Who we Are
 

Hi,

 

My name is Karon Pardue, Vice President of PSOS, and I thought that I would explain why I am so committed to cleaning our oceans and water ways. The ocean is a big part of my daily life and I spend most of time at the beach. Every day people ask me why I am not out surfing or why I’m not in the water. The reason is MRSA (pronounced MEHR-sah), which stands for methicillin-resistant staphylococcus aureus.


MRSA – THE BEGINNING

 

MRSA has almost taken my life several times. I have a rare form that stays in my head area, eyes, nasal and sinus passages, ears, throat, blood stream and respiratory system. Every time I think I’m ok and go out into the ocean and submerge my head in the water or anytime I get water into my eyes or nose, within 24 hours I’m at the hospital on my deathbed.

The first time I was diagnosed with MRSA was 7 years ago. I had a sinus infection and went out surfing. I woke up in the middle of the night when I could not breathe and I was soaking wet. My eyes were swollen shut and my face was swollen, black, and blue. I was terrified. I remember wondering what the heck was happening to me. I was rushed to the hospital and admitted.

During the first outbreak, I spent 6 days in ICU and a total of almost 3 weeks in the hospital. Crash cart, oxygen, constant ice-downs due to my fever, hot packs, pain medication, test after test and I was hooked up to several machines. The pain was unbearable. It felt like my skin was burning from the inside out, and my head felt like it was going to explode.

During an outbreak, my face usually looks like someone beat me up with a 2 x 4 or it looks like I got badly burned in a fire. My eyes are swollen shut for the first couple of days, my feet are swollen and I can’t walk due to the side effects of the medications. I have been admitted to the hospital 10 times for MRSA.

 

I now have asthma, I’ve lost 80% of my hearing and have to wear a hearing aide in my left ear; my vision is has deteriorated in my left eye and I now have to wear glasses. They removed 2 inches of my jaw on my left side and I also had to have two teeth pulled.

 

TREATMENT

 

Many antibiotics don't work because the MRSA is resistant to most common antibiotics. The only treatment that has been working for me is IV treatment of vancomycin which I get twice a day for 9 hours each treatment. I’m resistant and allergic to the vancomycin so I have other complications while getting the treatments. So far, it is the only antibiotic that can help fight the infection.

Each time I'm admitted to the hospital with MRSA, the recovery time is longer and the fight is harder. Most doctors I have seen have no idea how to treat it and they have to call Centers for Disease Control for help.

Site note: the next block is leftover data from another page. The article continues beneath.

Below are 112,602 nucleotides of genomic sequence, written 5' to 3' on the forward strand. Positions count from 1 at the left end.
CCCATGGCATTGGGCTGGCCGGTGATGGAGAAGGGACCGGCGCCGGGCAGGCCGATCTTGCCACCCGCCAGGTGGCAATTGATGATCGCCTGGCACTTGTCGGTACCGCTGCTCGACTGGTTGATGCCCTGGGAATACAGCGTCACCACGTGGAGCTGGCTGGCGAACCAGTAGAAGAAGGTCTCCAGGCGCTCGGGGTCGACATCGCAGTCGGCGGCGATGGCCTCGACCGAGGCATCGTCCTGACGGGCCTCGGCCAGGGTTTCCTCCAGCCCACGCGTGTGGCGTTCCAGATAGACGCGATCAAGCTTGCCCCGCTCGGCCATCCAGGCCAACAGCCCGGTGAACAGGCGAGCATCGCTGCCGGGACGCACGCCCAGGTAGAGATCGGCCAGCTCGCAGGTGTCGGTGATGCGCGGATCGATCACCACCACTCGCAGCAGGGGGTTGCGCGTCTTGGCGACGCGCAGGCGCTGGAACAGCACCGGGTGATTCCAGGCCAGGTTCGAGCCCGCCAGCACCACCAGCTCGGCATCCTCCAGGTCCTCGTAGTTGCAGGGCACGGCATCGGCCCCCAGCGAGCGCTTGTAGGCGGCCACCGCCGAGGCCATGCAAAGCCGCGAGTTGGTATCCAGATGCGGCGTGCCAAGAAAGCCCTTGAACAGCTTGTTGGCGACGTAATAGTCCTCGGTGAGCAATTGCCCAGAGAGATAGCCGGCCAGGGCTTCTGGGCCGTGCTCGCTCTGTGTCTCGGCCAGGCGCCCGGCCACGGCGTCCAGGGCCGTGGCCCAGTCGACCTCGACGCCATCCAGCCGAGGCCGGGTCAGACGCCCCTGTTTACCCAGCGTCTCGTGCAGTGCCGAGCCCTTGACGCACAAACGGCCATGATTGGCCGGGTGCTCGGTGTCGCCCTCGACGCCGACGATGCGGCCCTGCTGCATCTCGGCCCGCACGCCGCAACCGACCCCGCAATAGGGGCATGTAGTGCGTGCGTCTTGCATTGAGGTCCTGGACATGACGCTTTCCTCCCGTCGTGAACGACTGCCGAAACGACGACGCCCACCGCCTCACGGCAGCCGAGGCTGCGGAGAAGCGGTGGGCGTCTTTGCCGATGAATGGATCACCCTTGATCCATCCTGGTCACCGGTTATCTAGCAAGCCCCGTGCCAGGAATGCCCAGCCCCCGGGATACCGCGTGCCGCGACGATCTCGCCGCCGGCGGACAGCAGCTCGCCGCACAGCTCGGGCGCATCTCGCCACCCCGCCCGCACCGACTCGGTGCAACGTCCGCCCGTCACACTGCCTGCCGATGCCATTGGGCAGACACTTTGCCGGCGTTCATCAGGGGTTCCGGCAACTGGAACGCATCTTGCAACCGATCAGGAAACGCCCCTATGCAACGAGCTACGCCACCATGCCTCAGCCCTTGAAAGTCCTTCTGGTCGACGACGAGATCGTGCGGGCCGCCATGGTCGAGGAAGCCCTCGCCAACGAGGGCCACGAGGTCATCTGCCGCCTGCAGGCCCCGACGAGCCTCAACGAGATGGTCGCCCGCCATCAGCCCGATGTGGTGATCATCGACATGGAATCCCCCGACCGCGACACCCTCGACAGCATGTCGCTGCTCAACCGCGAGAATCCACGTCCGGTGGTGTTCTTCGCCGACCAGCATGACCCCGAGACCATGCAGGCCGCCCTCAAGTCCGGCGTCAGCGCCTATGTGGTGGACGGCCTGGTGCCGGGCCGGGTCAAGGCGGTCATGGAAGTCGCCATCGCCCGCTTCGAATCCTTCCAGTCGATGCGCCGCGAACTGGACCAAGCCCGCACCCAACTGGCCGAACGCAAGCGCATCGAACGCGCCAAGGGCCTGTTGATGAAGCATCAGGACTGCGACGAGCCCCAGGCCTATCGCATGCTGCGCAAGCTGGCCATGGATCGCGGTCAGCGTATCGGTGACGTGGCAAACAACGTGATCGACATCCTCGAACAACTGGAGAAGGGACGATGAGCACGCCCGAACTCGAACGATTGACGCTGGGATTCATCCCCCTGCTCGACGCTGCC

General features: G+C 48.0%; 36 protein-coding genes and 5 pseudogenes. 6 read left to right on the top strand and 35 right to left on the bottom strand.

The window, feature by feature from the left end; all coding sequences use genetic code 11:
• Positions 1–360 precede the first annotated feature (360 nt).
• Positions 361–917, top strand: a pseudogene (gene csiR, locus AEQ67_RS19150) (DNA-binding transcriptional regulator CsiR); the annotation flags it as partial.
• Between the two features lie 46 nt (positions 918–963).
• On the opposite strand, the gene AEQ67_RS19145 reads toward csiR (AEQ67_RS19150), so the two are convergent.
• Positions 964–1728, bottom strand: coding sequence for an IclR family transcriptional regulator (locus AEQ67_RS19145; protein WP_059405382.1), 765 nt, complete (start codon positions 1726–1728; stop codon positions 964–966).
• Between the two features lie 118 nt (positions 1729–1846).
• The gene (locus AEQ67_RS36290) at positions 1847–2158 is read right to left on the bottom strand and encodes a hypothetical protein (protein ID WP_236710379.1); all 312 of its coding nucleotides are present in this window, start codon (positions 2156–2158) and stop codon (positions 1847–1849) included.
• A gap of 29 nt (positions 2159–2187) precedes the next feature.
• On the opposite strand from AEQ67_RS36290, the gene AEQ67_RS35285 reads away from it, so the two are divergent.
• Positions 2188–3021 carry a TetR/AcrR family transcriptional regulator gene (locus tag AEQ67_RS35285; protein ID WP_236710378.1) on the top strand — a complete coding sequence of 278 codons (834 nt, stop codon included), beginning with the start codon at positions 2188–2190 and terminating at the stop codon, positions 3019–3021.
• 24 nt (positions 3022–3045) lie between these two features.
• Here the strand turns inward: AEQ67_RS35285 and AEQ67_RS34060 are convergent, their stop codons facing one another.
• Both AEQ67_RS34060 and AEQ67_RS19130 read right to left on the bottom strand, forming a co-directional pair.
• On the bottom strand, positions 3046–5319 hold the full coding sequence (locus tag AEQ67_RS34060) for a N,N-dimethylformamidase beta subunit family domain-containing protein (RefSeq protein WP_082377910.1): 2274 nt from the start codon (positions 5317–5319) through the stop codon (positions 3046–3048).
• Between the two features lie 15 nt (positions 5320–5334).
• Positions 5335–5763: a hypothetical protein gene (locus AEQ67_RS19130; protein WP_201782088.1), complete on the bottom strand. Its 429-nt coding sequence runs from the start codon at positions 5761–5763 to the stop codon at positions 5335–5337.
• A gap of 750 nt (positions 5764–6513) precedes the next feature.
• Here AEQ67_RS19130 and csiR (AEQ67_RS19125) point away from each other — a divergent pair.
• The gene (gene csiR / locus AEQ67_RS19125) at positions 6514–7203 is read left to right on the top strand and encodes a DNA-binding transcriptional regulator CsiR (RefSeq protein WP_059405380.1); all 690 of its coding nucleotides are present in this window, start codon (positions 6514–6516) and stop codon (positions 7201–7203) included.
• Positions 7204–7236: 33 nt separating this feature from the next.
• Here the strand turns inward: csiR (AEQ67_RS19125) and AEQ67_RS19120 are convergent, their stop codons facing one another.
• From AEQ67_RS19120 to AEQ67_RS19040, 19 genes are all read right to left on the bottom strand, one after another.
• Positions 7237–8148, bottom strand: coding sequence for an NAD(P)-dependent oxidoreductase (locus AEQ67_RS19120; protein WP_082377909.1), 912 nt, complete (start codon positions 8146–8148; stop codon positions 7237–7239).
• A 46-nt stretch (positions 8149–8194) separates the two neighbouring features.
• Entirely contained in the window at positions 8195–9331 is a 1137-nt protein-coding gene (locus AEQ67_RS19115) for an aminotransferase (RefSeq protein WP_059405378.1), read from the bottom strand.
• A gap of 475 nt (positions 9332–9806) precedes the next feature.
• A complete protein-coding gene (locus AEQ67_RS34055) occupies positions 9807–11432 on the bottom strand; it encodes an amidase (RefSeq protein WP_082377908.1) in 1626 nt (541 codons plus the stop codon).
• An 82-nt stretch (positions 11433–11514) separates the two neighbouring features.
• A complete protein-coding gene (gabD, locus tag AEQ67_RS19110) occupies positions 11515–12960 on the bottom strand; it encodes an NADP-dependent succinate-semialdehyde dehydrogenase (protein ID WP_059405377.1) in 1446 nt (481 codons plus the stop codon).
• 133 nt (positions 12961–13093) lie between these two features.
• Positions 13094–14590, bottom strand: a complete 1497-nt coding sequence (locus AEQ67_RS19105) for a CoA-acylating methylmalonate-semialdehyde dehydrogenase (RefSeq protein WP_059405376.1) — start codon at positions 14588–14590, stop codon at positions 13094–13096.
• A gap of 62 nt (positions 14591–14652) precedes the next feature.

THE FUTURE

 

Some days it’s really hard just sitting on the beach and watching everyone paddle out and surf.
I’m hoping soon that my immune system will be strong enough so I can get back in the water and surf, snorkel, dive and swim again.

 

I did not write this for anyone to feel sorry for me, so “PLEASE DON’T.” The main reason I’m writing is I want people to know that it’s really important to help keep our beaches and ocean clean. My personal experience with MSRA is one of the reasons I care so much about being involved with Project Save Our Surf, keeping our oceans and beaches clean and educating people so that they don’t have to go through what I’ve been through. And my son is a professional surfer! I want him to be safe. One of the reasons that Tanna Frederick and Sean Tomson founded Project Save Our Surf was that they (and other people) were getting sick from surfing in the polluted ocean and wanted to do something about it. We are raising awareness, we’re educating people and more needs to be done so that our children have a safe and healthy planet to live on. I’m proud of the work we do at Project Save Our Surf.

 

 

Thank you,



 

Vice President
Project Save Our Surf



In the hospital. They're soaking my feet to help reduce the swelling from the medication. My feet
were so sore that I couldn't put any pressure on
them or walk.
 


This after one week in the hospital. My left eye is still swollen shut, I can barely open the right one and my face looks like it's been beaten up..
 


Weeks later. My face feels and looks like it's been burned in a fire and it's very painful. I can't touch my face, smile or talk without pain.
 
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